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The rebirth of Canadian rye whisky has been one of the most welcome spirit revivals of the past decade. Historically, Canadian whisky was made with fermented rye in place of, or in addition to, corn, barley and wheat. In modern practice, however, most brands only contain a small fraction because of lax regulations. (In the U.S., rye whiskey — it’s spelled with an “e” south of the border — must be distilled from at least 51 per cent rye mash). Until recently, many premium Canadian ryes weren’t even available here.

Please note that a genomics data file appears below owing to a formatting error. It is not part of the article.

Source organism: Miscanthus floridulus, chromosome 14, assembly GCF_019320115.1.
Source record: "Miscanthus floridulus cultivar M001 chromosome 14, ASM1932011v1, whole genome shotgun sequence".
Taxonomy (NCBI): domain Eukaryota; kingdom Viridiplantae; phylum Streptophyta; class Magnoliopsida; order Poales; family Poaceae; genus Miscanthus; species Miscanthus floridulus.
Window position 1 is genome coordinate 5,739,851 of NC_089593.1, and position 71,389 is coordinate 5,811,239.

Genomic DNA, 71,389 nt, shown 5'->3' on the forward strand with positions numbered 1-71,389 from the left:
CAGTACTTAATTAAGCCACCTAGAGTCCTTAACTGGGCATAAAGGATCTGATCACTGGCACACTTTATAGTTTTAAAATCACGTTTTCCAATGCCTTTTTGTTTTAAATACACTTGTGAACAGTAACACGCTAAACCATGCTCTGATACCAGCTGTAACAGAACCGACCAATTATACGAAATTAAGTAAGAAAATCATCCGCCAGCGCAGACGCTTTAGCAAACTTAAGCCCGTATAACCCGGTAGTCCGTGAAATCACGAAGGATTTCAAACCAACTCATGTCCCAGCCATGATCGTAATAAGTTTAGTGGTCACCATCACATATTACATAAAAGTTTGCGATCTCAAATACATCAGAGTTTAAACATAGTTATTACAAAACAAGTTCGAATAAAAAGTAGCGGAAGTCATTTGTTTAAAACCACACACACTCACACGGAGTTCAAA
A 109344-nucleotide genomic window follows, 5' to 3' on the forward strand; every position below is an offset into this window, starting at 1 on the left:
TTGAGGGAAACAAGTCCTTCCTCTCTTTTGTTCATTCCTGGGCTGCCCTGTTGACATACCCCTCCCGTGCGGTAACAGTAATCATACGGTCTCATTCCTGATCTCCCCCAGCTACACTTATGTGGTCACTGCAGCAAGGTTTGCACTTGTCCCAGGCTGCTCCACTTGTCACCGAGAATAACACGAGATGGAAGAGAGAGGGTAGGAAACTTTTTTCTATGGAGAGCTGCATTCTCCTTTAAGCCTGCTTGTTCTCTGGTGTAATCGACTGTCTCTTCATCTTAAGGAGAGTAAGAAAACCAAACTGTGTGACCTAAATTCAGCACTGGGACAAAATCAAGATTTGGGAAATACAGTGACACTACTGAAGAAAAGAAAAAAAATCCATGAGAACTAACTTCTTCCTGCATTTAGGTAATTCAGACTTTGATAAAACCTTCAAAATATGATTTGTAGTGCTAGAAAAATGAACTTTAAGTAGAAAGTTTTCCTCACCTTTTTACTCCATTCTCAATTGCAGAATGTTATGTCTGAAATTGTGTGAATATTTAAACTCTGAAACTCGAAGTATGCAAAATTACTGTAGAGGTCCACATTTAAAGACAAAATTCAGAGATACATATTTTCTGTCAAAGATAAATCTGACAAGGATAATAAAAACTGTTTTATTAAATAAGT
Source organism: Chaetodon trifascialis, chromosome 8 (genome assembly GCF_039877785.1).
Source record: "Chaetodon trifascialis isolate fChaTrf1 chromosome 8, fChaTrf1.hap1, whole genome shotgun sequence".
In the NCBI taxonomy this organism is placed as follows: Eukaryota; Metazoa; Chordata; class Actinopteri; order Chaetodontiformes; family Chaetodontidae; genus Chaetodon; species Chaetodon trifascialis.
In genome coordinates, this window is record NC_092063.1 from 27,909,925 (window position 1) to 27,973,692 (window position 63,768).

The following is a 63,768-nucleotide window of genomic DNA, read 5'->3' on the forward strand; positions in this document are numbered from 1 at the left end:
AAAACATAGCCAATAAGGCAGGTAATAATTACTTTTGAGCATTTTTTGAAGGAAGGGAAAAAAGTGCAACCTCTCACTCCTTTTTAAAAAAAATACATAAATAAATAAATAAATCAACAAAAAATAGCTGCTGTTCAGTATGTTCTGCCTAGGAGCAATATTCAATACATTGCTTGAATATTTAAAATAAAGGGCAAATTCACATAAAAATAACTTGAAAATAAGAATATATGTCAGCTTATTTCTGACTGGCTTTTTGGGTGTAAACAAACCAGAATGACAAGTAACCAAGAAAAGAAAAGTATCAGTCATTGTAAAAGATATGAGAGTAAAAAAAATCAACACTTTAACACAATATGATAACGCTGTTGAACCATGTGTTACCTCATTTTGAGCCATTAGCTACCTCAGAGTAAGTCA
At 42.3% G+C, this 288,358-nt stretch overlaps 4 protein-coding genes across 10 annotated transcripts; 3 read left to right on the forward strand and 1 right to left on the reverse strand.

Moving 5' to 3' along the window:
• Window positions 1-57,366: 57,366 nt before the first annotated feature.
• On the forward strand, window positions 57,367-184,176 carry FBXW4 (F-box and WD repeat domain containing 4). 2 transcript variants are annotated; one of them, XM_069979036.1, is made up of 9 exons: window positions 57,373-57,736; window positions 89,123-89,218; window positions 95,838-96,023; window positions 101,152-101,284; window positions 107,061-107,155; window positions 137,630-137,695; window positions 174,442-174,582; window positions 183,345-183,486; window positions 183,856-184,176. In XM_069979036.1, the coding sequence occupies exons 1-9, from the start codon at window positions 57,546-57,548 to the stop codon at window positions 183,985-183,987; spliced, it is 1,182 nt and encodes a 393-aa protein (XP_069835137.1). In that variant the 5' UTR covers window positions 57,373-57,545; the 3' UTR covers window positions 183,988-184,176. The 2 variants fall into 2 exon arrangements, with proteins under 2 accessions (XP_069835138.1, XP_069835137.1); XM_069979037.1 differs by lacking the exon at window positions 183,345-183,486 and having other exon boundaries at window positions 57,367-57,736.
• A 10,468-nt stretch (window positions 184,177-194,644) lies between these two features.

There have, however, been exceptions. Alberta Premium, sold only in Canada, has always been made 100 per cent rye grain. And the distiller’s super-premium Dark Horse, a barrel-aged blend of six- and 12-year-old ryes, is a robustly oaky standout with rich notes of vanilla and caramel.
“And it’s slightly over-proof,” enthuses Scott Barber, bar manager at the Bearfoot Bistro. He lassoes the dark-golden beauty into a Manhattan-style cocktail with Sortilège (a maple-syrup whisky made in Quebec), Wayward Order Depth Charge (an espresso-and-cacao-bean liqueur made in B.C.) and a dash of black walnut bitters.
Stirred with ice, a squeeze of orange zest and a grating of toasted cinnamon, it’s a smooth and boozy sipper that makes you want to kick off your leather slippers à la Mad Men’s Don Draper — or perhaps his French-Canadian father-in-law.